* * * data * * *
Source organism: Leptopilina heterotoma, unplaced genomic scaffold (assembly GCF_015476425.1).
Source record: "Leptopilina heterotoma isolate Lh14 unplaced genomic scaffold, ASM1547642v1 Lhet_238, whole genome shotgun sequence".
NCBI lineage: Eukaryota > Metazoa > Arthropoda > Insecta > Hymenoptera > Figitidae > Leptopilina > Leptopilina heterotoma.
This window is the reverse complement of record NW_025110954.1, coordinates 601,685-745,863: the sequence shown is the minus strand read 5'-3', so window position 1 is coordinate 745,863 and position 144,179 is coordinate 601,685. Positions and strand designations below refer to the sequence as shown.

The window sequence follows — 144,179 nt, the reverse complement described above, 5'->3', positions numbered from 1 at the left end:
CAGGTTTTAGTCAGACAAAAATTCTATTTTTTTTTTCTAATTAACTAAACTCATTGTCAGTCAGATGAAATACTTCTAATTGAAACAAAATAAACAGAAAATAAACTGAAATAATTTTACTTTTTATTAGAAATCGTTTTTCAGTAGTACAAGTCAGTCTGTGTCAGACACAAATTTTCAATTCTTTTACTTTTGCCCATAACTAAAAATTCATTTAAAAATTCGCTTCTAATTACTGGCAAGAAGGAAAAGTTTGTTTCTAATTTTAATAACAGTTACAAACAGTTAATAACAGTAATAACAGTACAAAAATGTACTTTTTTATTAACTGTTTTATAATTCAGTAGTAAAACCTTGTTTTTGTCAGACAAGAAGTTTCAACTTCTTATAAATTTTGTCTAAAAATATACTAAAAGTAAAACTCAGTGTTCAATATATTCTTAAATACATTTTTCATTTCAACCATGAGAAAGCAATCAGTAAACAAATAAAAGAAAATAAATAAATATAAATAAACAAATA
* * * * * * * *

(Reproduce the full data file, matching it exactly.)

Source organism: Leptopilina heterotoma, unplaced genomic scaffold (assembly GCF_015476425.1).
Source record: "Leptopilina heterotoma isolate Lh14 unplaced genomic scaffold, ASM1547642v1 Lhet_238, whole genome shotgun sequence".
NCBI lineage: Eukaryota > Metazoa > Arthropoda > Insecta > Hymenoptera > Figitidae > Leptopilina > Leptopilina heterotoma.
This window is the reverse complement of record NW_025110954.1, coordinates 601,685-745,863: the sequence shown is the minus strand read 5'-3', so window position 1 is coordinate 745,863 and position 144,179 is coordinate 601,685. Positions and strand designations below refer to the sequence as shown.

The window sequence follows — 144,179 nt, the reverse complement described above, 5'->3', positions numbered from 1 at the left end:
CAGGTTTTAGTCAGACAAAAATTCTATTTTTTTTTTCTAATTAACTAAACTCATTGTCAGTCAGATGAAATACTTCTAATTGAAACAAAATAAACAGAAAATAAACTGAAATAATTTTACTTTTTATTAGAAATCGTTTTTCAGTAGTACAAGTCAGTCTGTGTCAGACACAAATTTTCAATTCTTTTACTTTTGCCCATAACTAAAAATTCATTTAAAAATTCGCTTCTAATTACTGGCAAGAAGGAAAAGTTTGTTTCTAATTTTAATAACAGTTACAAACAGTTAATAACAGTAATAACAGTACAAAAATGTACTTTTTTATTAACTGTTTTATAATTCAGTAGTAAAACCTTGTTTTTGTCAGACAAGAAGTTTCAACTTCTTATAAATTTTGTCTAAAAATATACTAAAAGTAAAACTCAGTGTTCAATATATTCTTAAATACATTTTTCATTTCAACCATGAGAAAGCAATCAGTAAACAAATAAAAGAAAATAAATAAATATAAATAAACAAATA